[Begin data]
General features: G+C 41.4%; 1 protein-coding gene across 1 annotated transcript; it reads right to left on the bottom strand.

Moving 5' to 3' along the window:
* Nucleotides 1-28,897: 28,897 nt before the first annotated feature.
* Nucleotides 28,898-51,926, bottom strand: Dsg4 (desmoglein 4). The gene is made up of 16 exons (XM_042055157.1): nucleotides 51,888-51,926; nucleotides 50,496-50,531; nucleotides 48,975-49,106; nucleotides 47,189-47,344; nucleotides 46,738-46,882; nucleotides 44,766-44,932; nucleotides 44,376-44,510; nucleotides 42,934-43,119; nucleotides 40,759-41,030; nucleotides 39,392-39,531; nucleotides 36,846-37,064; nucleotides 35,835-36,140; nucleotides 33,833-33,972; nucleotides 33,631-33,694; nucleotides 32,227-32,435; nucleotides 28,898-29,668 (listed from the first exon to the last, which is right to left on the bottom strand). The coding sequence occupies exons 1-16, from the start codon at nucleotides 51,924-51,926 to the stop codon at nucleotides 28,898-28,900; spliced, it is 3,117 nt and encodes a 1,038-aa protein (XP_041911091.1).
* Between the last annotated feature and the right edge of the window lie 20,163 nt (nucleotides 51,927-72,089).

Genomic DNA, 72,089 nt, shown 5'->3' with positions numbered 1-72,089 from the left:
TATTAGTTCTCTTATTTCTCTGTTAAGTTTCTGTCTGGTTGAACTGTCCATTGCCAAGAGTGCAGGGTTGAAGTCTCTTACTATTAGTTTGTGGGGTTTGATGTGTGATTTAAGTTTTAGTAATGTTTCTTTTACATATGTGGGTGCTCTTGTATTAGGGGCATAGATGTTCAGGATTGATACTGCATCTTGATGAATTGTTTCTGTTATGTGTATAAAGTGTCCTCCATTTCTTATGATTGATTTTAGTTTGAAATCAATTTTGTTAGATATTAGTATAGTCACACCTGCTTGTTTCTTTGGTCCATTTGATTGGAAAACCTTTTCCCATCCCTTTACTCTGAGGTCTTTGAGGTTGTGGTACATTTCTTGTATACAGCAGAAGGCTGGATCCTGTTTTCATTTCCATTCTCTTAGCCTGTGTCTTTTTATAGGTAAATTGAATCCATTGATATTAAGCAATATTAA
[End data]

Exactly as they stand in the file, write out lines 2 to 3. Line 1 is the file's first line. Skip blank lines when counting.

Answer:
Moving 5' to 3' along the window:
* Nucleotides 1-28,897: 28,897 nt before the first annotated feature.